The Preacher’s Study
First thoughts about next Sunday’s sermon
(All Saints’ Day, November 1, 2013, or observed on Sunday, Nov 3)
William H. Petersen
The festival of All Saints is the last major feast day of the liturgical year. It has been particularly beloved by Anglicans, perhaps because of its origin in the British Isles before migrating to Rome and becoming by the eighth century a set feast on November 1st for the entire western church. It is the only festal day of the medieval sanctorale (apart from persons named in the New Testament) to have survived in the calendar of the English Reformation.
In modern times, the continuing significance of the day is attested by the 1979 American BCP and the 1985 Canadian BAS. In setting forth the calendar of the church year, both books make special note that, though the day falls invariably on November 1st, it may be celebrated on the Sunday following. This exceptional rubric affirms, first, that the observance is principally a feast of Christ according to the rule for all Sundays, and secondly, it tacitly recognizes that most people today do not or cannot attend weekday liturgies. Thus, to highlight its importance, the feast is, for all intents and purposes, transferred to the Sunday following.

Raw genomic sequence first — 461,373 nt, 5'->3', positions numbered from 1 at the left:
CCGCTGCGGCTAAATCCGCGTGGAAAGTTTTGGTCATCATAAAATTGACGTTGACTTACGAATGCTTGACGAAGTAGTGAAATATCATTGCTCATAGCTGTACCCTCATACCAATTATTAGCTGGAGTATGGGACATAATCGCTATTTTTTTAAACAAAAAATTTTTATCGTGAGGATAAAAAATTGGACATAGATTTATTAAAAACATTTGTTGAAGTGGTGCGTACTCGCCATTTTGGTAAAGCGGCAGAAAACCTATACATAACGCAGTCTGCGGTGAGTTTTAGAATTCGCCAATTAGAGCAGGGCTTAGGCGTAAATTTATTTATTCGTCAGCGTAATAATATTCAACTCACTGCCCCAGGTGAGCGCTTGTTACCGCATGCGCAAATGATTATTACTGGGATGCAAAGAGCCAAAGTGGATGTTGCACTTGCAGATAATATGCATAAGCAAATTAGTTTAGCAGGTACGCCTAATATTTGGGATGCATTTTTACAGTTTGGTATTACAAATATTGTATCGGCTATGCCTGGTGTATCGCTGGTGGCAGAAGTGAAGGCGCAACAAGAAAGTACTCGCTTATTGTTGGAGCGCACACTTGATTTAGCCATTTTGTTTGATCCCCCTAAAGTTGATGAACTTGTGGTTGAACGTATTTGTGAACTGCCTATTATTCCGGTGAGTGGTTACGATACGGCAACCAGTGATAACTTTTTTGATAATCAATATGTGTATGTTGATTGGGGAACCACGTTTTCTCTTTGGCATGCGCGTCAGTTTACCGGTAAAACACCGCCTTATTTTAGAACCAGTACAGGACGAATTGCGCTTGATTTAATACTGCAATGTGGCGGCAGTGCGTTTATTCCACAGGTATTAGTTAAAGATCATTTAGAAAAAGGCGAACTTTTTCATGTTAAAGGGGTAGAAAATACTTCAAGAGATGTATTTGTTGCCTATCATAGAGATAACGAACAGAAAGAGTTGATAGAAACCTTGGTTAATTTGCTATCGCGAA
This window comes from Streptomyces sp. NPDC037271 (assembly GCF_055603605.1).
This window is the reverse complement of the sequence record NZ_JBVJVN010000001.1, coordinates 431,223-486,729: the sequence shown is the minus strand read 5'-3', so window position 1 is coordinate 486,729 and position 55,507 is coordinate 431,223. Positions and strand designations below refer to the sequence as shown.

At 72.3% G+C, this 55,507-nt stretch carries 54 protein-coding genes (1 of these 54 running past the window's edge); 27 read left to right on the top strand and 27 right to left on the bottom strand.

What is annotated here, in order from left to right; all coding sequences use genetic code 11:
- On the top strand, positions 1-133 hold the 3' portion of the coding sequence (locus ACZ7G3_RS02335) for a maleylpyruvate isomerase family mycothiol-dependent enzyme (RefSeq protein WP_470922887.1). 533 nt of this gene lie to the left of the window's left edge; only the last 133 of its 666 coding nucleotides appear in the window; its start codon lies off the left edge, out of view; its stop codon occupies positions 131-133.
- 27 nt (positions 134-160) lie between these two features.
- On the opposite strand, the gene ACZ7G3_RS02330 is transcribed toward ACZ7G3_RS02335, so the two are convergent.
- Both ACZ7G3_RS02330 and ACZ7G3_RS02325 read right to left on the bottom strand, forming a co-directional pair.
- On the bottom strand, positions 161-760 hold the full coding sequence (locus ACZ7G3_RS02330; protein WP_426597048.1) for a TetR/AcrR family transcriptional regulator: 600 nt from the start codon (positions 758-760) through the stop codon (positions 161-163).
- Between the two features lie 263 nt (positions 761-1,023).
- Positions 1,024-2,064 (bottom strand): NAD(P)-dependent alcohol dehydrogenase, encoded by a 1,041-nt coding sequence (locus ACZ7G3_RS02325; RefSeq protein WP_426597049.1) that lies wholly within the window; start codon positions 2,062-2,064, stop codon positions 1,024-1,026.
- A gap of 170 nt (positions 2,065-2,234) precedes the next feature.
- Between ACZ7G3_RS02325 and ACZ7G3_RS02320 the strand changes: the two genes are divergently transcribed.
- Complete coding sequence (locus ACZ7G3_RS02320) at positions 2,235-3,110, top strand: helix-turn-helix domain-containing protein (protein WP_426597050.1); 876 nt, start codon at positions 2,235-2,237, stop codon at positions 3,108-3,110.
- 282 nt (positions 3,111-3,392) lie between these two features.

For Anglicans, as well as for others who have adopted the Revised Common Lectionary, the observance has been further enriched by provision of a three-year cycle of readings for the day. Thus, we are not limited every year, as was previously the case, to only a single set of lections, viz. Ecclesiasticus (“let us now praise famous [sic] men”), Revelation (“the multitude...standing before the Lamb”), and Matthew (the beatitudes from the Sermon on the Mount).